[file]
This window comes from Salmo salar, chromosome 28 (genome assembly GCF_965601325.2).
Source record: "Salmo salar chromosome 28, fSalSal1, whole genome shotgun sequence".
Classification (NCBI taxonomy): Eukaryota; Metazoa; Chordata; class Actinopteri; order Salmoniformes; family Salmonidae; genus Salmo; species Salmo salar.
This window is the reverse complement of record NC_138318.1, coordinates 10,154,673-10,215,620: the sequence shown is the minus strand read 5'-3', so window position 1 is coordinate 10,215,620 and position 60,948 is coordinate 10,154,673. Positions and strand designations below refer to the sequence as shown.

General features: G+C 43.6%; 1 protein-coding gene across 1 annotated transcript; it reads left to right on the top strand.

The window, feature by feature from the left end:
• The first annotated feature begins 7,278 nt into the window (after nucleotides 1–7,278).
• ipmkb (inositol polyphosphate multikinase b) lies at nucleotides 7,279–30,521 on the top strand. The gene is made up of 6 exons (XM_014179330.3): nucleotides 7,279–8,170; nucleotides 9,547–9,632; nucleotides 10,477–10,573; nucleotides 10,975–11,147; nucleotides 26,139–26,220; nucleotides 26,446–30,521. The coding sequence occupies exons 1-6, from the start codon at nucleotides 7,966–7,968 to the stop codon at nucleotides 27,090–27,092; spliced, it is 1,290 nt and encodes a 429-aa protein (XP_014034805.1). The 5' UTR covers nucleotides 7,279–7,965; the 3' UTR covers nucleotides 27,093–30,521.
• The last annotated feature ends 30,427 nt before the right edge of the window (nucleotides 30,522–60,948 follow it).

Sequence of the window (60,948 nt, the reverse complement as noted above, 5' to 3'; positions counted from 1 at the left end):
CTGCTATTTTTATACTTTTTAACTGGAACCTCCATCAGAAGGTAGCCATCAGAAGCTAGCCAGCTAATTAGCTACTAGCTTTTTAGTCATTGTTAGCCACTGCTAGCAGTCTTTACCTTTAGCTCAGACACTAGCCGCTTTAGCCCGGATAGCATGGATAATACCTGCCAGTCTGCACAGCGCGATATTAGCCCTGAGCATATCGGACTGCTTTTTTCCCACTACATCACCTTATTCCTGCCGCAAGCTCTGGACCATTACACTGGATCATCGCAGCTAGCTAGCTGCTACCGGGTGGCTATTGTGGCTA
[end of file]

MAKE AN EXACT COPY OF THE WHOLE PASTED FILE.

This window comes from Salmo salar, chromosome 28 (genome assembly GCF_965601325.2).
Source record: "Salmo salar chromosome 28, fSalSal1, whole genome shotgun sequence".
Classification (NCBI taxonomy): Eukaryota; Metazoa; Chordata; class Actinopteri; order Salmoniformes; family Salmonidae; genus Salmo; species Salmo salar.
This window is the reverse complement of record NC_138318.1, coordinates 10,154,673-10,215,620: the sequence shown is the minus strand read 5'-3', so window position 1 is coordinate 10,215,620 and position 60,948 is coordinate 10,154,673. Positions and strand designations below refer to the sequence as shown.

General features: G+C 43.6%; 1 protein-coding gene across 1 annotated transcript; it reads left to right on the top strand.

The window, feature by feature from the left end:
• The first annotated feature begins 7,278 nt into the window (after nucleotides 1–7,278).
• ipmkb (inositol polyphosphate multikinase b) lies at nucleotides 7,279–30,521 on the top strand. The gene is made up of 6 exons (XM_014179330.3): nucleotides 7,279–8,170; nucleotides 9,547–9,632; nucleotides 10,477–10,573; nucleotides 10,975–11,147; nucleotides 26,139–26,220; nucleotides 26,446–30,521. The coding sequence occupies exons 1-6, from the start codon at nucleotides 7,966–7,968 to the stop codon at nucleotides 27,090–27,092; spliced, it is 1,290 nt and encodes a 429-aa protein (XP_014034805.1). The 5' UTR covers nucleotides 7,279–7,965; the 3' UTR covers nucleotides 27,093–30,521.
• The last annotated feature ends 30,427 nt before the right edge of the window (nucleotides 30,522–60,948 follow it).

Sequence of the window (60,948 nt, the reverse complement as noted above, 5' to 3'; positions counted from 1 at the left end):
CTGCTATTTTTATACTTTTTAACTGGAACCTCCATCAGAAGGTAGCCATCAGAAGCTAGCCAGCTAATTAGCTACTAGCTTTTTAGTCATTGTTAGCCACTGCTAGCAGTCTTTACCTTTAGCTCAGACACTAGCCGCTTTAGCCCGGATAGCATGGATAATACCTGCCAGTCTGCACAGCGCGATATTAGCCCTGAGCATATCGGACTGCTTTTTTCCCACTACATCACCTTATTCCTGCCGCAAGCTCTGGACCATTACACTGGATCATCGCAGCTAGCTAGCTGCTACCGGGTGGCTATTGTGGCTA